There comes a time when you have to admit something isn’t working. Whether it is the Wishbone offense or duct taping that radiator hose for the 15th time, sometimes we find it difficult to just admit we need to start over.
In 2015, while sitting with young men of SAE at the University of Oklahoma just days after they had been removed from campus, I began to wonder about the effectiveness of our overall approach to issues of human difference. Our time together, a middle-aged black professor and a group of 18- to 22-year-old white men forged bonds that day that changed not only my life but my beliefs about diversity.
Traditional diversity and inclusion training often assumes that everybody in the workshop is excited to learn how to appreciate their diverse colleagues. Spend a few hours learning about stale stereotypes and affixing blame rather than learning how to work and communicate effectively with people from diverse contexts, and you can see why many traditional D&I training participants are more willing to sign up for a root canal than another hour of diversity training.
This is not to say that these models have not pushed the needle at all. Indeed, they are successful in setting institutional expectations and consequences for workplace and organizational behavior in diverse settings. But after 32 years of diversity and inclusion training, are we any better equipped to engage difference authentically? Does not the staggering level of segregation in our schools, churches, neighborhoods, and personal lives reveal that diversity training may have changed policies but has had little measurable progress in changing hearts and minds?
When we travel abroad, we work hard to learn the language of the people, whether its French, Spanish or Urdu. Our goal is to ensure that while we travel we are respectful to our hosts, able to move around easily, and accomplish our goals with no offense. If we are conducting important business we find it useful to understand the social norms, the taboos, and the practices that frame daily life in our host country to increase our chances of successful outcomes. If this is a successful formula for bridging cultural differences our outside of the United States, why not give it a try in our backyard?
Known as “cultural intelligence,” this concept advances the idea that all of us have a cultural language that impacts the way we interact with the world. In addition to race, we speak a unique dialect that includes our generational, geographical, religious, gender, sexual and political identity. By learning the languages of the people around us, we are not only more culturally intelligent, we are better able to become more effective in working with others.
The Cultural Intelligence Initiative (CIQ@SMU) at Southern Methodist University represents this new approach to traditional diversity training. We realized that helping our university appreciate diversity became less important than equipping all SMU Mustangs with the skills and knowledge to achieve their tasks regardless who sits across from them.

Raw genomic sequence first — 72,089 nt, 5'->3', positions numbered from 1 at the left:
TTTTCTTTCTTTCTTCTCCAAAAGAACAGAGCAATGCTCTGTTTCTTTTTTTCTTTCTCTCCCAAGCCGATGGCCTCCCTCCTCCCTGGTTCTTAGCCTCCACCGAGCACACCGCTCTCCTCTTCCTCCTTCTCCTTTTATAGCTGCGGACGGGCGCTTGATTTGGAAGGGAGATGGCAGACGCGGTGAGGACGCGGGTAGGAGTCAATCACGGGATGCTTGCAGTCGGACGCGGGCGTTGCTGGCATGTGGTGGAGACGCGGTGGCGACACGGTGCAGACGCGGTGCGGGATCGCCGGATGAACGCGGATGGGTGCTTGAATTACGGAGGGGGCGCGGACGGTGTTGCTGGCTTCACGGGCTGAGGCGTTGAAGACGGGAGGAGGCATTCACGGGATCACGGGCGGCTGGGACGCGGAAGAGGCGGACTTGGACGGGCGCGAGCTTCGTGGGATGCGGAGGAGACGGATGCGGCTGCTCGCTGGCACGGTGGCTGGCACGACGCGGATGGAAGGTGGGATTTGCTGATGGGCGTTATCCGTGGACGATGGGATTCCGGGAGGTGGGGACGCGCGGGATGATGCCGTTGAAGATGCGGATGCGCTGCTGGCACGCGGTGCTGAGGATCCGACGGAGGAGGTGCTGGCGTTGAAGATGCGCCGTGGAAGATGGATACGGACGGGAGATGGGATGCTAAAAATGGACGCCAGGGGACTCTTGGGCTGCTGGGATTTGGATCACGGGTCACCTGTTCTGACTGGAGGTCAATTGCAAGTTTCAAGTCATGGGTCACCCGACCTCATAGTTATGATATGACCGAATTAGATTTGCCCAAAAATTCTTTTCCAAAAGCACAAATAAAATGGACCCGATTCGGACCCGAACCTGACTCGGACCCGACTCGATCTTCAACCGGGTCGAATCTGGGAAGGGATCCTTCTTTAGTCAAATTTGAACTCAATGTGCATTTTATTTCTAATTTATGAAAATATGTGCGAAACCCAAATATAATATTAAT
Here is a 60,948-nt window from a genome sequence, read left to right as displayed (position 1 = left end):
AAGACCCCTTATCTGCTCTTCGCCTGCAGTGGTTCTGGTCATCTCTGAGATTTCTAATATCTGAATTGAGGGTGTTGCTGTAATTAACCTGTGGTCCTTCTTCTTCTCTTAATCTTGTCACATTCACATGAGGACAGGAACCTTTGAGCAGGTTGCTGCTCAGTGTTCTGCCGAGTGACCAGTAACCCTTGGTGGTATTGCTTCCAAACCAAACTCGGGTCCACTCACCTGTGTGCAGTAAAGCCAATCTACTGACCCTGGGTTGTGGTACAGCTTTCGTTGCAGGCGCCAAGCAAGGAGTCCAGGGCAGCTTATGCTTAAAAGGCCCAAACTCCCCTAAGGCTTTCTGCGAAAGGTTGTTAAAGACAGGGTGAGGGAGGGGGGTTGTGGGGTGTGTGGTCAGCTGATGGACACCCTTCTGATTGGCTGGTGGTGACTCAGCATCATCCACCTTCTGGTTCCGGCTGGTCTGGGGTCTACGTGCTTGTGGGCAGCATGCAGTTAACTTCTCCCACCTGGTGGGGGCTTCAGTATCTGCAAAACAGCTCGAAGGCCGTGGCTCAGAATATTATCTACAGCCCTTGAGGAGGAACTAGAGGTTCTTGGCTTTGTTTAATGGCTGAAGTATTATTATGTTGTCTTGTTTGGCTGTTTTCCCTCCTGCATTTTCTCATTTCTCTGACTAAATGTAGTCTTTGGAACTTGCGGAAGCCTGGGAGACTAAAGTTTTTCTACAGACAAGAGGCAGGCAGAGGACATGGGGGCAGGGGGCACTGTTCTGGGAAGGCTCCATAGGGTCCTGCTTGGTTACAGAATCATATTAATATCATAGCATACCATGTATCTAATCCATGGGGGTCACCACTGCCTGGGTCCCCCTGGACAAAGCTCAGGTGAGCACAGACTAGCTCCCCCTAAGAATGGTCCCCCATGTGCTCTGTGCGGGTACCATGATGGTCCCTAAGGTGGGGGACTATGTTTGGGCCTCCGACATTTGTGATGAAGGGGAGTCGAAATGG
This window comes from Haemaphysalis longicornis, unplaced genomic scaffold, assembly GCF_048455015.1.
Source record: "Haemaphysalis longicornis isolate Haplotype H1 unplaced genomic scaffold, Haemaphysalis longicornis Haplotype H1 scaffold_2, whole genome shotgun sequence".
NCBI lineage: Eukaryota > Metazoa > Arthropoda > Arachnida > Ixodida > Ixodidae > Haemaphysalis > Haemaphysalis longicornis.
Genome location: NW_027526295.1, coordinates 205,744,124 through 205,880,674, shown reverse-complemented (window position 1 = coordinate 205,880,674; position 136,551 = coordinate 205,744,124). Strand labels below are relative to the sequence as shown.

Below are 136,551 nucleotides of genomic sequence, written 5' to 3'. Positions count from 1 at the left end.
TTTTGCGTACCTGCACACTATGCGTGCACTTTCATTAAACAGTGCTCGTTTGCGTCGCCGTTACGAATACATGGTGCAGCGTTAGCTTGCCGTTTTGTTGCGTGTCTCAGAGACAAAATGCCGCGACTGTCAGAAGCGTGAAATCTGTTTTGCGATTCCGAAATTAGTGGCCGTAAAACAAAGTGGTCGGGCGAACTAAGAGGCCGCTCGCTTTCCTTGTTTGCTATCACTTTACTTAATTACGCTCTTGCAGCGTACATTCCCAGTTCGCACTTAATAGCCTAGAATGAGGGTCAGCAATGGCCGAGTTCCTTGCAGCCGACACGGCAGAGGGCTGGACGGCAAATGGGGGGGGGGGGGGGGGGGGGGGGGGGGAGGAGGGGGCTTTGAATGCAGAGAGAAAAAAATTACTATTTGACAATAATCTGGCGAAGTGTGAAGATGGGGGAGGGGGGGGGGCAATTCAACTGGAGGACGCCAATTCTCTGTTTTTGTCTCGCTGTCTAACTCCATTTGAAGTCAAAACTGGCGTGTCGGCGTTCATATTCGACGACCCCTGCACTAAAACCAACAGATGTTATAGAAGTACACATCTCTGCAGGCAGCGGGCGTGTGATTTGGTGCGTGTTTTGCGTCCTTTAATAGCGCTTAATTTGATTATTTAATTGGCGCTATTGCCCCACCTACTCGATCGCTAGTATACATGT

Beginning with the “languages” of race and ethnicity, teams of faculty, staff and students developed seminars that provide insights on building better relationships with their cultural identity. From how to manage conflict to understanding social cues and rituals, African American, Hispanic, Asian and Middle Eastern, and white Mustangs worked to create 90-minute “tourist” guide sessions for their colleagues. More than obtaining knowledge, these workshops are designed to give practical insights that will increase effective communication and collaboration between all Mustangs.
In addition to our seminars, we are infusing our university processes with the practice and philosophy of cultural intelligence. CIQ@SMU will touch every part of a Mustang’s life from the day they step on campus as a member of the faculty, staff or student body. Over time we believe we will see a change in the way we teach, learn, recruit, lead, advise, rush, play and live. If our strategic plan is accurate, by 2025, CIQ@SMU will be the cultural norm at Southern Methodist University, ensuring that every graduate will be able to work, lead and contribute effectively whether they are in Detroit or Dubai.
Will SMU’s attempts to move beyond diversity be successful? Well, if author Leo Buscaglilia is right and change is the beginning of true education then I believe SMU is already successful. We are already seeing a change in how Greek leaders view potential candidates for recruitment; how faculty members mentor one another and our students; as well as how we cultivate new leaders. While these results are notable, I believe our President R. Gerald Turner stated our criteria for true success for CIQ@SMU best: CIQ@SMU’s success will not be measured by traditional standards. Our success will be measured in the transformation of the daily lives of the people who are and aspire to become members of the Mustang family.
Dr. Maria A. Dixon-Hall is senior adviser to the provost for the campus cultural intelligence initiatives and Altshuler distinguished teaching professor at Southern Methodist University.